Formatting SD or USB disk under Linux

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Format SD or USB disk via GUI
  1. Once you have inserted the SD or USB disk into the computer, get started by opening your system’s disk management application.
  2. You should see your SD or USB disk listed among the other storage devices on your system. Make sure you select the one that you wish to format.
  3. You’ll have several options on what to do with this drive. Click options, and then click the one that says “Format Disk” or something similar.
  4. A quick format won’t securely erase the current data on the disk but it will perform the formatting very quickly, as the name implies. The other option is to rewrite the disk with all zeros (not necessary in the majority of situations). You can also create a MBR or GPT table, or apply no partitioning. If you’re not sure, just leave the defaults selected and click “Format”.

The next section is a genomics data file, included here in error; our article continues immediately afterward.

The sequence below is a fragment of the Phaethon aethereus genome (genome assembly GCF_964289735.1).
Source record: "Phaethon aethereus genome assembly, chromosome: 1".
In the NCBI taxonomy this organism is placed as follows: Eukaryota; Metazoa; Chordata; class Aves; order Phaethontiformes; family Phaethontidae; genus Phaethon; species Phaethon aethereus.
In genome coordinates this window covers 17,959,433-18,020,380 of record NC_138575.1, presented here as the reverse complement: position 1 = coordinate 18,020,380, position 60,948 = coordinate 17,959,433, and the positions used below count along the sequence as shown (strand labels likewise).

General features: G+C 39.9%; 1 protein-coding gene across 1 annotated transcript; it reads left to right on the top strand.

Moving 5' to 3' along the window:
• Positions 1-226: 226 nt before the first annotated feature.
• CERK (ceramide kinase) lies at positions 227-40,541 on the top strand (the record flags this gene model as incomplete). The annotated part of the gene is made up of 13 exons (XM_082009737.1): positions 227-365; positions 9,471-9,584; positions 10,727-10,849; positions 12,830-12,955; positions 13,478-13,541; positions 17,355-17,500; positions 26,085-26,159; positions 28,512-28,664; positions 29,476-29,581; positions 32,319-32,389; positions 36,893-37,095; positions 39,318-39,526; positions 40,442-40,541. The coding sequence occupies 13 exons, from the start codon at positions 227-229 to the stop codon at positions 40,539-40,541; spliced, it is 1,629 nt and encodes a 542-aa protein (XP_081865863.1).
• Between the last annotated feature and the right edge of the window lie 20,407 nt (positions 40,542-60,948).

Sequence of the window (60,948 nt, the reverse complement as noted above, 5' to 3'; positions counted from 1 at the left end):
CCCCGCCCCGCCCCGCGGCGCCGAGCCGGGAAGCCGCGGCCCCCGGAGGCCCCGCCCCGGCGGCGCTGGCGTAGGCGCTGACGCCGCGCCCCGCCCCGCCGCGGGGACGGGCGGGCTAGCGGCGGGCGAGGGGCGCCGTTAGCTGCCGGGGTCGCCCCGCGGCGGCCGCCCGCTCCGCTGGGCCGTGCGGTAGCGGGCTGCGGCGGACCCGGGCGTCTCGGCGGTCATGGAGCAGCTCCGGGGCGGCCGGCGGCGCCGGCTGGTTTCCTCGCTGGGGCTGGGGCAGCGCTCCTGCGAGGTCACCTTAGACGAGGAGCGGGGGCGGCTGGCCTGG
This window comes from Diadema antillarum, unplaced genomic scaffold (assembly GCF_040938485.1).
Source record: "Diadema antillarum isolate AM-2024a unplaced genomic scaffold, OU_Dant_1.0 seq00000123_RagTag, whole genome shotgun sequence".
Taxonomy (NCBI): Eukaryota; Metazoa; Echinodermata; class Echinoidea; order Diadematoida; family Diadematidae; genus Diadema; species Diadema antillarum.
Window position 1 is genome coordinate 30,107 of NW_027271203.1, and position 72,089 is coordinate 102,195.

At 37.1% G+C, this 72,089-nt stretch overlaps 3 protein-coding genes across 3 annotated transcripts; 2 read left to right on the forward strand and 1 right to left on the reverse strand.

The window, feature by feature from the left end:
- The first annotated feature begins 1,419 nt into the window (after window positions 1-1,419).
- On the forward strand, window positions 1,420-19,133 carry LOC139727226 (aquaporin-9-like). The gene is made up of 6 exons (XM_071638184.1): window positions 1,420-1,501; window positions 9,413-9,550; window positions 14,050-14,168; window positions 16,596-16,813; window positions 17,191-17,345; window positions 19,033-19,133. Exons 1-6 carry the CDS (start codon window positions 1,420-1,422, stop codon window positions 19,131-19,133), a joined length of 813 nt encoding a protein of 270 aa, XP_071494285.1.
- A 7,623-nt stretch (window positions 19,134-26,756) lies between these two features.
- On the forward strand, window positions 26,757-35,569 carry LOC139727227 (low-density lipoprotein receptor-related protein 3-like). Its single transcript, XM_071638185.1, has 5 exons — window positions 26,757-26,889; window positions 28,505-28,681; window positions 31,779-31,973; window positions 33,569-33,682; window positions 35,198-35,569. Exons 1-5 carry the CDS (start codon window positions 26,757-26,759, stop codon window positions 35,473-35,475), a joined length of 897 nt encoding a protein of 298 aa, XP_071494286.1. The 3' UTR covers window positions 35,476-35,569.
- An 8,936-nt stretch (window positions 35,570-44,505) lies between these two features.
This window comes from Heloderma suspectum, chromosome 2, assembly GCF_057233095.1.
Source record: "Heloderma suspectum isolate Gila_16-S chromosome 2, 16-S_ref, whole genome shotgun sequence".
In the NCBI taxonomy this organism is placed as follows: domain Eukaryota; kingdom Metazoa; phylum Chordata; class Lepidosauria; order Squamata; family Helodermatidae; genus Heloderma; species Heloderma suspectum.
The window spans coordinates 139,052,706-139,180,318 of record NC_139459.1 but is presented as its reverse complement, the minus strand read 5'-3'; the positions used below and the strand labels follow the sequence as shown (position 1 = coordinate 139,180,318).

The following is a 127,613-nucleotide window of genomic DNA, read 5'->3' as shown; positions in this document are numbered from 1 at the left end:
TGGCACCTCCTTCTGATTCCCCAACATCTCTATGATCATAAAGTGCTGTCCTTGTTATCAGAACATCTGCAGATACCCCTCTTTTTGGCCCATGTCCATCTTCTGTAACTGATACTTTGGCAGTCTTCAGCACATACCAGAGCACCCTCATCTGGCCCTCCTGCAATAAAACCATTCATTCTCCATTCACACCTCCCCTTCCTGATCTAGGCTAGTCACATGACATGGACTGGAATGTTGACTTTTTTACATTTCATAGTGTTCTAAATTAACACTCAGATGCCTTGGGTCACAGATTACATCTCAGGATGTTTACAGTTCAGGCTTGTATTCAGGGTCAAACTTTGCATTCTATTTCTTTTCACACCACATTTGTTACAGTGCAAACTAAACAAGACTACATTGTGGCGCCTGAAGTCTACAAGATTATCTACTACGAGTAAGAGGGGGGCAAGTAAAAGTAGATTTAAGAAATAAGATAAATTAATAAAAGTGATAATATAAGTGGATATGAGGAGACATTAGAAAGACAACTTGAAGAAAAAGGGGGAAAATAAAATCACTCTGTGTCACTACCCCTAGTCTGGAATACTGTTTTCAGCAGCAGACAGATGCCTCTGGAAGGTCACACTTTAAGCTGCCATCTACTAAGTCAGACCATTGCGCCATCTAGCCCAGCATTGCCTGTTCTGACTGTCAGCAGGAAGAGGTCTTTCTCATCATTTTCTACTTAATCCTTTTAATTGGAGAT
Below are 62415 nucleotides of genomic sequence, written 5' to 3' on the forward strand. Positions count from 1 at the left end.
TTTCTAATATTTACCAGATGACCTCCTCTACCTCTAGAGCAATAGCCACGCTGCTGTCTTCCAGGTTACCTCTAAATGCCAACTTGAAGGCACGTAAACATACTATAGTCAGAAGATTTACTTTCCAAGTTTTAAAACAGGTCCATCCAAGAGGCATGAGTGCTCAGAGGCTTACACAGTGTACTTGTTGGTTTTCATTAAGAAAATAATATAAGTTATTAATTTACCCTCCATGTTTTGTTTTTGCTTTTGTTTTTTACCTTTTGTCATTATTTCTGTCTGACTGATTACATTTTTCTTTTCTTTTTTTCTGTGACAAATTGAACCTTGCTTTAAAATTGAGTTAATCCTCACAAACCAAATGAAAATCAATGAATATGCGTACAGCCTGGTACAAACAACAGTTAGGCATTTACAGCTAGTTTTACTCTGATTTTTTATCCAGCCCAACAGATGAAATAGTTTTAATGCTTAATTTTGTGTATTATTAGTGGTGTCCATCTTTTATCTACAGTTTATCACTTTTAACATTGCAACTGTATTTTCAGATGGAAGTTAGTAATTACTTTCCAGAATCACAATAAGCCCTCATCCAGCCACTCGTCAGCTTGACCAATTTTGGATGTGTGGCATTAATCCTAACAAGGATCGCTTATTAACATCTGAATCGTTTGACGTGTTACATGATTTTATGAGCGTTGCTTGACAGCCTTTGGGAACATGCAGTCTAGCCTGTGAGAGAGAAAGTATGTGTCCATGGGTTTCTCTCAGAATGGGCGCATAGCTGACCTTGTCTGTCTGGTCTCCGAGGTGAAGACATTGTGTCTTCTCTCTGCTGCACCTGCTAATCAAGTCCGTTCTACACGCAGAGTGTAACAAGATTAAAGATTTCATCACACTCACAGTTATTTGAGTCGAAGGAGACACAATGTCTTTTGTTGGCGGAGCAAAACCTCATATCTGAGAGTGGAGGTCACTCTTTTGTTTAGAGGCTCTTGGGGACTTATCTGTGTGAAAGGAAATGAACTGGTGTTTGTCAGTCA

5. As mentioned earlier in the guide, this process will completely erase the contents in your SD or USB disk. The formatting software warns us once again to make sure we’re aware, then it wipes the drive completely.
Format SD or USB disk via command line
  1. First, let’s figure out how to identify the media we wish to format. The name should start with /dev/sd and then a letter. Type the following command in terminal to see: “$ sudo fdisk -l”
  2. Find your device name in the fdisk output
  3. Use the mkfs command to format the disk with any file system you’d like. In this example, we’re using ext3: “$ sudo mkfs -t ext3 /deb/device name
  4. You can also specify things like ext2, ext3, ext4, fat32, ntfs, etc. If no file system is specified with -t, the device will be formatted as ext2.

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